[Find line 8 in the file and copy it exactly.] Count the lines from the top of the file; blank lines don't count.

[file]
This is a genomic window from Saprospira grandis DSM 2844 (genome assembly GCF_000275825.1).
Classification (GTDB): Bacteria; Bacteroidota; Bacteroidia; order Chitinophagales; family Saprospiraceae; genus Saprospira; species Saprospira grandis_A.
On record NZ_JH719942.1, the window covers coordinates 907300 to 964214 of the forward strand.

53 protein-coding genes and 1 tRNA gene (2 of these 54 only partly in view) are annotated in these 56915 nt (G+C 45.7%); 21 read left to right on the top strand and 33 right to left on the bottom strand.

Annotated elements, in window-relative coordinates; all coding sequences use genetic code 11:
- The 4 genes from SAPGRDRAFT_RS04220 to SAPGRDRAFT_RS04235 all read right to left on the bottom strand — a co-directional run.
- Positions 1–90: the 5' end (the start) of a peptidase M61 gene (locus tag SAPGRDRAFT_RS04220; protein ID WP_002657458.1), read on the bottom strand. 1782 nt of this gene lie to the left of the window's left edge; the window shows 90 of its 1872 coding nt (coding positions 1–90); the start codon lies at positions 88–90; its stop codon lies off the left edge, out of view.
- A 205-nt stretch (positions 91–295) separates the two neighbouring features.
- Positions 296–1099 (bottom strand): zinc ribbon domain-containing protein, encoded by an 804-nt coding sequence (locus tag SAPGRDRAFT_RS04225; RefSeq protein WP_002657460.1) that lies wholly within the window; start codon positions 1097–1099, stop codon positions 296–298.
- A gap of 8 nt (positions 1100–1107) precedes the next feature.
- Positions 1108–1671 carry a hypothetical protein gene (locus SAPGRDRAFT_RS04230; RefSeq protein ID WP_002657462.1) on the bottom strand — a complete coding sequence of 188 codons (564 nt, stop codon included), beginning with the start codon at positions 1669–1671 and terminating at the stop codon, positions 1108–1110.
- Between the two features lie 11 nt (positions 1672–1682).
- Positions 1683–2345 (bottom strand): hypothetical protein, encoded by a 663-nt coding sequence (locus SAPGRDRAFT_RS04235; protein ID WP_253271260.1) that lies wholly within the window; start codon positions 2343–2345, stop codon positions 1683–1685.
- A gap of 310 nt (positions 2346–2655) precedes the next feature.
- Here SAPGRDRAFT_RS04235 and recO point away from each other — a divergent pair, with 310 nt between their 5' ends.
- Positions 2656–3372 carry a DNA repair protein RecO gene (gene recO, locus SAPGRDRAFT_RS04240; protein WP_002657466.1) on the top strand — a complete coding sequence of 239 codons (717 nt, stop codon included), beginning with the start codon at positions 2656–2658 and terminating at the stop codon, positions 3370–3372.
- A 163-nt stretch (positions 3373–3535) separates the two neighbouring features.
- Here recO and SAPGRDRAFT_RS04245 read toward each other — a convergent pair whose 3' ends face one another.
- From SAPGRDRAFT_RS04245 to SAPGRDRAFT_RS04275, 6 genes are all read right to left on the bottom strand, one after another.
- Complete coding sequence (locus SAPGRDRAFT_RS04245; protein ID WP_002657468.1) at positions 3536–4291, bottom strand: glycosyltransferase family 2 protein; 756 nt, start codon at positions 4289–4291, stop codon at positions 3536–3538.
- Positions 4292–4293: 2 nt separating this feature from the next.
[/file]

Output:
- A 205-nt stretch (positions 91–295) separates the two neighbouring features.